Here's what the effect looks like after reversing the colors in the right eye. The eyes now appear to mirror each other with their colors:
Rotating The Colors
We can also rotate the colors around the eye using the Angle option. You can click inside the dial and drag it around to change the angle value, or you can enter a specific value.
The default angle is 90°. At this angle, the color red is currently at the top of the eye. I'll change the angle to -90°:
With the angle rotated, the red now appears at the bottom of the eye on the right:
Changing The Gradient Style
The other option we might want to change is Style. It's currently set to Angle because that's what we chose back when we were drawing the shapes:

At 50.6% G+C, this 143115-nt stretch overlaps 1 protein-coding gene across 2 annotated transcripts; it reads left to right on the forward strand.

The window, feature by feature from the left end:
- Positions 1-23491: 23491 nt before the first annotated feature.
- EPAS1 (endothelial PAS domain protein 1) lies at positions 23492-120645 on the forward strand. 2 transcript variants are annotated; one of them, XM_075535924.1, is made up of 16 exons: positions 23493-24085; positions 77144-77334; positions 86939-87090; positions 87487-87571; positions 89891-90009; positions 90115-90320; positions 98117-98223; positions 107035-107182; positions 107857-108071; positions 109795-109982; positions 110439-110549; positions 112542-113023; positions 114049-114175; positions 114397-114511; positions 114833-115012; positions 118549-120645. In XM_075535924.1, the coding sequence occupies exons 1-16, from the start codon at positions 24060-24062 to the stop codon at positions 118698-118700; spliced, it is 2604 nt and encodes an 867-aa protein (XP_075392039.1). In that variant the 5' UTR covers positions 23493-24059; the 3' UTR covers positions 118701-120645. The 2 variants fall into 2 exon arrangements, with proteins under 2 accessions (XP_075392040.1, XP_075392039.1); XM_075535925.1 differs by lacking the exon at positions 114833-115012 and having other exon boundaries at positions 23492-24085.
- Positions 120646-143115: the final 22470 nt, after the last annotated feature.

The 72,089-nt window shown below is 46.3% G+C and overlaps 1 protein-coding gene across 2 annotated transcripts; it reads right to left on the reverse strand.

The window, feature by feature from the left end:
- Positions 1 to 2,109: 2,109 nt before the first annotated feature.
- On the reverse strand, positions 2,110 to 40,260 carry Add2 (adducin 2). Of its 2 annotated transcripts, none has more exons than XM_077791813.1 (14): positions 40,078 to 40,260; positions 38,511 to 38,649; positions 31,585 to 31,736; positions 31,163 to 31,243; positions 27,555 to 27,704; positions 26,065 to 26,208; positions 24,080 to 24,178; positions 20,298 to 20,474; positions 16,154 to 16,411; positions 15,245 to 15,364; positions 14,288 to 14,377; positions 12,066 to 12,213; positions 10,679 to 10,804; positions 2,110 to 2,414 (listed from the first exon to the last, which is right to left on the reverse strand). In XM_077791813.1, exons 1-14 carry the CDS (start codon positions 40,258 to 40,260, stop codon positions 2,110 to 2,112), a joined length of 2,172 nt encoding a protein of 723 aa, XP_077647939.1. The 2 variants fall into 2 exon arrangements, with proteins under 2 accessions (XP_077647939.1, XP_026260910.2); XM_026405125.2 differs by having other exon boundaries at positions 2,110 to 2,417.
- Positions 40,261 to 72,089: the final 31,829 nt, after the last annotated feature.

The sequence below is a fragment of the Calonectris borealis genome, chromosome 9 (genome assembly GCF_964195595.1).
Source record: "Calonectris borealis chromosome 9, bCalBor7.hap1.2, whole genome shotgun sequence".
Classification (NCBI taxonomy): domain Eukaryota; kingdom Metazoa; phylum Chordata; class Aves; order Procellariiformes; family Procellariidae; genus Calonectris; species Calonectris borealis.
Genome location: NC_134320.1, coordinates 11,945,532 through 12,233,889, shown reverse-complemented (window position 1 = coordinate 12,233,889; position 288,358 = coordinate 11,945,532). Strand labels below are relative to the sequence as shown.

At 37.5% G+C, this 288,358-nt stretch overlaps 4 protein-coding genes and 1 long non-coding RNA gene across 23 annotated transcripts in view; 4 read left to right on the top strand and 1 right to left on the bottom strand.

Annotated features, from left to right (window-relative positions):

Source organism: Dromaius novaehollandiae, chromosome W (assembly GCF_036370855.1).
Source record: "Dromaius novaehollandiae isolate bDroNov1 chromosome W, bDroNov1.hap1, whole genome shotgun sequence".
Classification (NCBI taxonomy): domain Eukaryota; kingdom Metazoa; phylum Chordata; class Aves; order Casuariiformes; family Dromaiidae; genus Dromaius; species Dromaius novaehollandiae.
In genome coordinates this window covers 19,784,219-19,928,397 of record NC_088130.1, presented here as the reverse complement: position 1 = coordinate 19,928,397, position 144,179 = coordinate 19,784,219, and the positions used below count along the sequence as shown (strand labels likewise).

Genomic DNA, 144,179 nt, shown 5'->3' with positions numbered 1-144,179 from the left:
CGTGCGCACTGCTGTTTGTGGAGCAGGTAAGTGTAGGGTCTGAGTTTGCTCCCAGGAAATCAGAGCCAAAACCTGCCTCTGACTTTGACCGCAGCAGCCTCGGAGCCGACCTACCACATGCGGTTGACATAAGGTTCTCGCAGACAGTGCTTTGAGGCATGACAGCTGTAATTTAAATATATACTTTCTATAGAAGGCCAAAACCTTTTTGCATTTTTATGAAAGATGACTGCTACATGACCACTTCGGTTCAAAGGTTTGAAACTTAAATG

If you click on the box, you'll see other styles that we can choose from. I'll select one of the more interesting ones, like Radial:
Here's what the Radial style looks like. Again, I'm only affecting the eye on the right at the moment:
To change the other eye as well, I'll click OK to accept my changes and close out of the current Gradient Fill dialog box.
Then, back in the Layers panel, I'll double-click on the Shape thumbnail for the left eye (the "Ellipse 1" layer):
This again opens the Gradient Fill dialog box, this time for the second eye. Just for fun, I'll set the Style of the gradient for the left eye to something different, like Diamond. I'll also select the Reverse option:
I'll click OK to accept my changes and close out of the Gradient Fill dialog box, and now, both eyes are set to something completely different: